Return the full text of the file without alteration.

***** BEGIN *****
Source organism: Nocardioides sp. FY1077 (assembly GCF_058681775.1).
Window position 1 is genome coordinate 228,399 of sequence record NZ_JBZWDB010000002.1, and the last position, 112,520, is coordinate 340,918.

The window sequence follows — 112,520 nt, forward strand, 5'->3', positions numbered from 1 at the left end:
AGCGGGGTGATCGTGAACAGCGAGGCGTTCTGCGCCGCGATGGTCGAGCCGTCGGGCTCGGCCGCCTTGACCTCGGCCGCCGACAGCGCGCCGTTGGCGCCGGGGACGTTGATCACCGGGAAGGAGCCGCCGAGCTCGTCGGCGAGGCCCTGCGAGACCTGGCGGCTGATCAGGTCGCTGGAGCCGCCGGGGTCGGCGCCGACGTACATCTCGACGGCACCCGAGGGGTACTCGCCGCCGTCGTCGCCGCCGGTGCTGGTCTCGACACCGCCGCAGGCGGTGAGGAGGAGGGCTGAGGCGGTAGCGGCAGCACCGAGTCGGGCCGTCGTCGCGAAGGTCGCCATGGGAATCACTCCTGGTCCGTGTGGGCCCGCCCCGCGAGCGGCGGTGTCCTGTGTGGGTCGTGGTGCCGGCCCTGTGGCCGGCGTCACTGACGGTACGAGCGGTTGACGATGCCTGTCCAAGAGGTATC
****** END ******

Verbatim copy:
Source organism: Nocardioides sp. FY1077 (assembly GCF_058681775.1).
Window position 1 is genome coordinate 228,399 of sequence record NZ_JBZWDB010000002.1, and the last position, 112,520, is coordinate 340,918.

The window sequence follows — 112,520 nt, forward strand, 5'->3', positions numbered from 1 at the left end:
AGCGGGGTGATCGTGAACAGCGAGGCGTTCTGCGCCGCGATGGTCGAGCCGTCGGGCTCGGCCGCCTTGACCTCGGCCGCCGACAGCGCGCCGTTGGCGCCGGGGACGTTGATCACCGGGAAGGAGCCGCCGAGCTCGTCGGCGAGGCCCTGCGAGACCTGGCGGCTGATCAGGTCGCTGGAGCCGCCGGGGTCGGCGCCGACGTACATCTCGACGGCACCCGAGGGGTACTCGCCGCCGTCGTCGCCGCCGGTGCTGGTCTCGACACCGCCGCAGGCGGTGAGGAGGAGGGCTGAGGCGGTAGCGGCAGCACCGAGTCGGGCCGTCGTCGCGAAGGTCGCCATGGGAATCACTCCTGGTCCGTGTGGGCCCGCCCCGCGAGCGGCGGTGTCCTGTGTGGGTCGTGGTGCCGGCCCTGTGGCCGGCGTCACTGACGGTACGAGCGGTTGACGATGCCTGTCCAAGAGGTATC